Dr. Martin Luther King Jr. was a true champion for equity in education. He was diligent in preparing himself educationally completing high school at 15, college at 19, seminary school at 22 and a doctorate at 26. The depth and breadth of his education were clearly apparent in his sermons and writings.
Dr. King worked tirelessly to ensure that African Americans would gain the rights they had long been denied, including the right to an affordable quality education. His fight for equality in educational opportunities helped to tear down walls of segregation in our nation’s schools. He instilled hope in us that we can achieve our dreams no matter the color of our skin.
He was a proponent for education for all, and he believed that strong minds break strong chains. Just as importantly, he always made a point to refer education back to character—that we shouldn’t sacrifice efficiency and speed for morals, “A great student not only has the reason and education, but a moral compass to do what’s right with his or her gifts. It’s not just important to be smart; you have to know what’s right and what’s wrong.” When you look at his values, he always saw education, especially in the Black community, as a tool to uplift and inspire to action. He instilled hope in us that we can achieve our dreams no matter the color of our skin. He encouraged us all “to be the best that we can be.”
Parades, festivals and other activities mark the occasion across the nation. On this holiday, people can reflect and remember his actions and ponder how their own actions can affect change. This MLK holiday, let us reflect and then act on the ongoing challenges related to achievement and opportunity gaps African American and other students of color still face today. Every day that we do not advocate for both excellence and equity in is a crucial day lost for many of our students. They are not mutually exclusive!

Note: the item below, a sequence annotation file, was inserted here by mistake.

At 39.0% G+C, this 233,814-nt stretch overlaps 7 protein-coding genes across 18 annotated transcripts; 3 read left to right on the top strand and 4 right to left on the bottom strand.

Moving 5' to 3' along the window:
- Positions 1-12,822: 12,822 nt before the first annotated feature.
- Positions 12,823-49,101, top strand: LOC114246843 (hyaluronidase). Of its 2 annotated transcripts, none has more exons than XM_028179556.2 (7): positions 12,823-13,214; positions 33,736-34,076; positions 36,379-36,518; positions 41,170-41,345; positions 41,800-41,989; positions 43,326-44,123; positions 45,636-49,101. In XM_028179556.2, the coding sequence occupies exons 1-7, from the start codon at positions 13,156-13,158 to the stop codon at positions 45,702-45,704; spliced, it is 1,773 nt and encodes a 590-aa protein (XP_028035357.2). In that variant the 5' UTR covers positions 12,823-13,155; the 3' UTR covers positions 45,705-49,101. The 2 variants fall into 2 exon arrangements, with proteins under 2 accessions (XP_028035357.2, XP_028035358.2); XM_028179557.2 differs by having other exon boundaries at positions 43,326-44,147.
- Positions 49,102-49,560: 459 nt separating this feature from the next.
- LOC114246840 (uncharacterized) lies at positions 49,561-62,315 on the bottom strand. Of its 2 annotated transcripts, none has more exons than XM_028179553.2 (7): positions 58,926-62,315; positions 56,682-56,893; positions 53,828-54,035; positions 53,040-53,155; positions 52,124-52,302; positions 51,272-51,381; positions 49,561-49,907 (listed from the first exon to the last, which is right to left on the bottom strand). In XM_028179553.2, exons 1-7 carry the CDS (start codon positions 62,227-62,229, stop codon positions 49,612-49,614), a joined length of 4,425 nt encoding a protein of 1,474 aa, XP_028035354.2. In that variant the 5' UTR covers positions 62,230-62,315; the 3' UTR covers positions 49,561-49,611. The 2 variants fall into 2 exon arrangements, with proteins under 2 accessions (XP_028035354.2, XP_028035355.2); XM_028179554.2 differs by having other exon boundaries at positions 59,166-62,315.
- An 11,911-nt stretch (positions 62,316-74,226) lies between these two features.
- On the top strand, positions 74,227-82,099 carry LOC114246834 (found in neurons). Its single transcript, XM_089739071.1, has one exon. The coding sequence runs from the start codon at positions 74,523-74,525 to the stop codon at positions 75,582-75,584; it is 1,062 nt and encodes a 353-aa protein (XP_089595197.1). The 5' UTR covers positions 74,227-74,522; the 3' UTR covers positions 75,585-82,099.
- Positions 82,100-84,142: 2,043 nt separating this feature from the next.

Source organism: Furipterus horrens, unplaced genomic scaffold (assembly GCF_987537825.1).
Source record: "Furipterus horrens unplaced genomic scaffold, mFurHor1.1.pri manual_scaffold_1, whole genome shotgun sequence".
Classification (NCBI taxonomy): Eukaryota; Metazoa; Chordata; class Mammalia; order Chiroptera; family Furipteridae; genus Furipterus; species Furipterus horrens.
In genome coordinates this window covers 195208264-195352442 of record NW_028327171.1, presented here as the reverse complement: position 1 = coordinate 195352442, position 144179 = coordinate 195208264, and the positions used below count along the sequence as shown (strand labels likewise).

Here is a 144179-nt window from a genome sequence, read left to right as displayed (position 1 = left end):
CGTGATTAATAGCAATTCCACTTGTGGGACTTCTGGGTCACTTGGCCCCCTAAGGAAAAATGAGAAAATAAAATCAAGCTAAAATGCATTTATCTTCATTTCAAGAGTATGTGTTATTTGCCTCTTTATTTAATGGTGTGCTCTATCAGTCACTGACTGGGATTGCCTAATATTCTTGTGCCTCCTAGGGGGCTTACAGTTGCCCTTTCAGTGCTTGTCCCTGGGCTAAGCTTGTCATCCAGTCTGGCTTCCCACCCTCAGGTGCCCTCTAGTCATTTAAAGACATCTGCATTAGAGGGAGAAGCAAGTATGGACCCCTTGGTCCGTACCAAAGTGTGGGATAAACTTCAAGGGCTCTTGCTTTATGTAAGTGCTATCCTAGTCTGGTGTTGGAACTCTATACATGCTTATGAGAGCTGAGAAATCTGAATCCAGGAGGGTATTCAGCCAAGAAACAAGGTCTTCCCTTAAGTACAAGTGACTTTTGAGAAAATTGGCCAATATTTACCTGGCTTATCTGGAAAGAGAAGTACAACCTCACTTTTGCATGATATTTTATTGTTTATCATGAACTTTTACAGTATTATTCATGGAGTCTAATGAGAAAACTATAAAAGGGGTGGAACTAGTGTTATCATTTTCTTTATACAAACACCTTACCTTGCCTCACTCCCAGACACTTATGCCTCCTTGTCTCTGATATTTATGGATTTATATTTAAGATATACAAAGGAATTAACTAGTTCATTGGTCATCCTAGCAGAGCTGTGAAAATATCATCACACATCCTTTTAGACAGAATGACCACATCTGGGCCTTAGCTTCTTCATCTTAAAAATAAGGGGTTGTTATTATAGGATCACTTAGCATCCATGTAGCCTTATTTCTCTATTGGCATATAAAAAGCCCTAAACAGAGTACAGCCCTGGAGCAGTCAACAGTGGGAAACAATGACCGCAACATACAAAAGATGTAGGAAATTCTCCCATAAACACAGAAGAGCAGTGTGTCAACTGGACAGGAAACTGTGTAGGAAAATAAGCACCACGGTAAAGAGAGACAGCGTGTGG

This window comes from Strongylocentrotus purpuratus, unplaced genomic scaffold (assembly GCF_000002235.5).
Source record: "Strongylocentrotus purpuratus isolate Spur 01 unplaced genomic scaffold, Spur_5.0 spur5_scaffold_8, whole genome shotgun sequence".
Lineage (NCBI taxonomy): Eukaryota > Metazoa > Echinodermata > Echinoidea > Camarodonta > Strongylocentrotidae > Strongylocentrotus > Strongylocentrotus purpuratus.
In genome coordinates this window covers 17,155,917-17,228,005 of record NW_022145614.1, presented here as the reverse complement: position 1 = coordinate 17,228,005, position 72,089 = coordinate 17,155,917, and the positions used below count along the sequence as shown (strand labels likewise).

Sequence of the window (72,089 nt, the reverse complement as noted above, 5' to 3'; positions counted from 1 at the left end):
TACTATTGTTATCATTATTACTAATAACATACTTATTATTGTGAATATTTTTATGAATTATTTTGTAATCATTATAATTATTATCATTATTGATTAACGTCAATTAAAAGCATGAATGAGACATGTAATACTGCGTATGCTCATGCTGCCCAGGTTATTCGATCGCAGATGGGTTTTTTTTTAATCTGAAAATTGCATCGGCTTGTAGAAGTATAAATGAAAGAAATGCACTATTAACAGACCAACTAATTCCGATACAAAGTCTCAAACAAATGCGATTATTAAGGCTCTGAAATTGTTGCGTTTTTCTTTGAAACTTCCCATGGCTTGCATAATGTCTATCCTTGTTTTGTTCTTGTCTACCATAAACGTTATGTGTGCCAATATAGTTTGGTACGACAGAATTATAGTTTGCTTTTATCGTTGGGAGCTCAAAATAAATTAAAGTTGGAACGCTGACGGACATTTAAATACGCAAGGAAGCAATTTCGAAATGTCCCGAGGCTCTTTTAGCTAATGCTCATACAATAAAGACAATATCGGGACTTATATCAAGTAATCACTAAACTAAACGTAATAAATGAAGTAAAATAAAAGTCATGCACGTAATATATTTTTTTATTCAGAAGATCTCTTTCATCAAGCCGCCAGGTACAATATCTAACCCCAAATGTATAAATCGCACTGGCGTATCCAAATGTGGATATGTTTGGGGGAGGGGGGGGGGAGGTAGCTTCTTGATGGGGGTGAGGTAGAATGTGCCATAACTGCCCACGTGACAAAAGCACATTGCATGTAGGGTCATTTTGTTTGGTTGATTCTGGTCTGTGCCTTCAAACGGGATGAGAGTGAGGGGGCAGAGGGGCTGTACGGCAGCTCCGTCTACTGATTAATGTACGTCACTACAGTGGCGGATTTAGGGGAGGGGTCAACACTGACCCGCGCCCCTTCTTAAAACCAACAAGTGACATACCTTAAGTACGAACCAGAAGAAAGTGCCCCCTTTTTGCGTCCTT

Dr. King’s words can certainly move all of us in our day-to-day lives. They can also encourage teachers and administrators to keep working to navigate the many obstacles that lay in their path as they strive to improve teaching and learning and motivate the students they serve. I close with three of Dr. King’s quotes that motivate me to keep up the struggle for equity and excellence in education.
“Our lives begin to end the day we become silent about things that matter.”
“And there comes a time when one must take a position that neither safe, nor politic, nor popular, but he must do it because Conscience tells him it is right.”
“The time is always right to do what is right.”